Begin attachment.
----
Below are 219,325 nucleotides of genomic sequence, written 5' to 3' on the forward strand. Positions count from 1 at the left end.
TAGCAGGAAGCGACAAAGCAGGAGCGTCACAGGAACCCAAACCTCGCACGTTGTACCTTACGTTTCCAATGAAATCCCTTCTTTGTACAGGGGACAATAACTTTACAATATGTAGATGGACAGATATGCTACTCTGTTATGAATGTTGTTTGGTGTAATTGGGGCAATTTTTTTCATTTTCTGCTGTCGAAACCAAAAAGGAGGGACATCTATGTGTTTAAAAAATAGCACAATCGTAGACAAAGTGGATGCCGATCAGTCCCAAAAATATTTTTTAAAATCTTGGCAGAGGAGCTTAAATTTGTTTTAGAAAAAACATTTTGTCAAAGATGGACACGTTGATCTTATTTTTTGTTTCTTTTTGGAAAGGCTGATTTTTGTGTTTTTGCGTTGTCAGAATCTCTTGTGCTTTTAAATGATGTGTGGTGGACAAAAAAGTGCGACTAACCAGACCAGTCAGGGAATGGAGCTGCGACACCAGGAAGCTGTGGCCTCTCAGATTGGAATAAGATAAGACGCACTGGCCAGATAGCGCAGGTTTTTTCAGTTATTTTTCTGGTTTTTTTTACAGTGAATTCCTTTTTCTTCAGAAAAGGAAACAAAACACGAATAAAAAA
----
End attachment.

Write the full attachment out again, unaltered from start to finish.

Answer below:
Below are 219,325 nucleotides of genomic sequence, written 5' to 3' on the forward strand. Positions count from 1 at the left end.
TAGCAGGAAGCGACAAAGCAGGAGCGTCACAGGAACCCAAACCTCGCACGTTGTACCTTACGTTTCCAATGAAATCCCTTCTTTGTACAGGGGACAATAACTTTACAATATGTAGATGGACAGATATGCTACTCTGTTATGAATGTTGTTTGGTGTAATTGGGGCAATTTTTTTCATTTTCTGCTGTCGAAACCAAAAAGGAGGGACATCTATGTGTTTAAAAAATAGCACAATCGTAGACAAAGTGGATGCCGATCAGTCCCAAAAATATTTTTTAAAATCTTGGCAGAGGAGCTTAAATTTGTTTTAGAAAAAACATTTTGTCAAAGATGGACACGTTGATCTTATTTTTTGTTTCTTTTTGGAAAGGCTGATTTTTGTGTTTTTGCGTTGTCAGAATCTCTTGTGCTTTTAAATGATGTGTGGTGGACAAAAAAGTGCGACTAACCAGACCAGTCAGGGAATGGAGCTGCGACACCAGGAAGCTGTGGCCTCTCAGATTGGAATAAGATAAGACGCACTGGCCAGATAGCGCAGGTTTTTTCAGTTATTTTTCTGGTTTTTTTTACAGTGAATTCCTTTTTCTTCAGAAAAGGAAACAAAACACGAATAAAAAA